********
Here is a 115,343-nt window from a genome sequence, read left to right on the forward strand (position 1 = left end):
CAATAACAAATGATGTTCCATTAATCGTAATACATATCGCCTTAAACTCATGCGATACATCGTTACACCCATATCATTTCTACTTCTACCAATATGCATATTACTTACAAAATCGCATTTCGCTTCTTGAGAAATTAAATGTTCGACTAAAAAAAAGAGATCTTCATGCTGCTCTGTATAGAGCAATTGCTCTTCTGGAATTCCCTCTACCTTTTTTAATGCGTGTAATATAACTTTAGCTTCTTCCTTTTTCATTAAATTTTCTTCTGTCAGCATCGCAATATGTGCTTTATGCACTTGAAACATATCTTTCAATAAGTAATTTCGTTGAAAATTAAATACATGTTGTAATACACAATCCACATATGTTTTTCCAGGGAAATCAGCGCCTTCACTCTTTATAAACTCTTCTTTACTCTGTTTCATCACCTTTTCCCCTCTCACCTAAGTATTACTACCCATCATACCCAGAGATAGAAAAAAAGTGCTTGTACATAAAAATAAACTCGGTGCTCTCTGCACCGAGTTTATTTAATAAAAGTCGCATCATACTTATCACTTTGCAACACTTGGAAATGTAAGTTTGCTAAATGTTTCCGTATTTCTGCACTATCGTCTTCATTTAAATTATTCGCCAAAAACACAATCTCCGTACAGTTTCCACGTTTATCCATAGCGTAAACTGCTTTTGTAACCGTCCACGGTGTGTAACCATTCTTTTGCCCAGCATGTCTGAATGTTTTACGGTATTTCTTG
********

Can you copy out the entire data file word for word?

Here is a 115,343-nt window from a genome sequence, read left to right on the forward strand (position 1 = left end):
CAATAACAAATGATGTTCCATTAATCGTAATACATATCGCCTTAAACTCATGCGATACATCGTTACACCCATATCATTTCTACTTCTACCAATATGCATATTACTTACAAAATCGCATTTCGCTTCTTGAGAAATTAAATGTTCGACTAAAAAAAAGAGATCTTCATGCTGCTCTGTATAGAGCAATTGCTCTTCTGGAATTCCCTCTACCTTTTTTAATGCGTGTAATATAACTTTAGCTTCTTCCTTTTTCATTAAATTTTCTTCTGTCAGCATCGCAATATGTGCTTTATGCACTTGAAACATATCTTTCAATAAGTAATTTCGTTGAAAATTAAATACATGTTGTAATACACAATCCACATATGTTTTTCCAGGGAAATCAGCGCCTTCACTCTTTATAAACTCTTCTTTACTCTGTTTCATCACCTTTTCCCCTCTCACCTAAGTATTACTACCCATCATACCCAGAGATAGAAAAAAAGTGCTTGTACATAAAAATAAACTCGGTGCTCTCTGCACCGAGTTTATTTAATAAAAGTCGCATCATACTTATCACTTTGCAACACTTGGAAATGTAAGTTTGCTAAATGTTTCCGTATTTCTGCACTATCGTCTTCATTTAAATTATTCGCCAAAAACACAATCTCCGTACAGTTTCCACGTTTATCCATAGCGTAAACTGCTTTTGTAACCGTCCACGGTGTGTAACCATTCTTTTGCCCAGCATGTCTGAATGTTTTACGGTATTTCTTG